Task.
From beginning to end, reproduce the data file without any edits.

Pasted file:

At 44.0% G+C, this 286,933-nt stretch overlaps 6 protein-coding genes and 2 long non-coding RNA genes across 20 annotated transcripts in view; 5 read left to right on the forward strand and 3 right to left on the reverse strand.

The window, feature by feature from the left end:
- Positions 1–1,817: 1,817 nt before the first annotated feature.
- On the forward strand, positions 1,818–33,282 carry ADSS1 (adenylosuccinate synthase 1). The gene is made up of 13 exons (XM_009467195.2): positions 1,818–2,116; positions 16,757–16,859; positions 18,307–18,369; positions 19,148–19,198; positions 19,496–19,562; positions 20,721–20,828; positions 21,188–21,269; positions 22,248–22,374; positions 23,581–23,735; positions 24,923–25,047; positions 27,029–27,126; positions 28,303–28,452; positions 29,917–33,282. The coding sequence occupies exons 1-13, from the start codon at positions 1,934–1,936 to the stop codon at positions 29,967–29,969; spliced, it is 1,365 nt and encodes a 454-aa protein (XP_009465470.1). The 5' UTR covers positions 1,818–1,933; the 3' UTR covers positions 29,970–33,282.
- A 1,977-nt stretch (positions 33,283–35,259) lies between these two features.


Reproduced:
At 44.0% G+C, this 286,933-nt stretch overlaps 6 protein-coding genes and 2 long non-coding RNA genes across 20 annotated transcripts in view; 5 read left to right on the forward strand and 3 right to left on the reverse strand.

The window, feature by feature from the left end:
- Positions 1–1,817: 1,817 nt before the first annotated feature.
- On the forward strand, positions 1,818–33,282 carry ADSS1 (adenylosuccinate synthase 1). The gene is made up of 13 exons (XM_009467195.2): positions 1,818–2,116; positions 16,757–16,859; positions 18,307–18,369; positions 19,148–19,198; positions 19,496–19,562; positions 20,721–20,828; positions 21,188–21,269; positions 22,248–22,374; positions 23,581–23,735; positions 24,923–25,047; positions 27,029–27,126; positions 28,303–28,452; positions 29,917–33,282. The coding sequence occupies exons 1-13, from the start codon at positions 1,934–1,936 to the stop codon at positions 29,967–29,969; spliced, it is 1,365 nt and encodes a 454-aa protein (XP_009465470.1). The 5' UTR covers positions 1,818–1,933; the 3' UTR covers positions 29,970–33,282.
- A 1,977-nt stretch (positions 33,283–35,259) lies between these two features.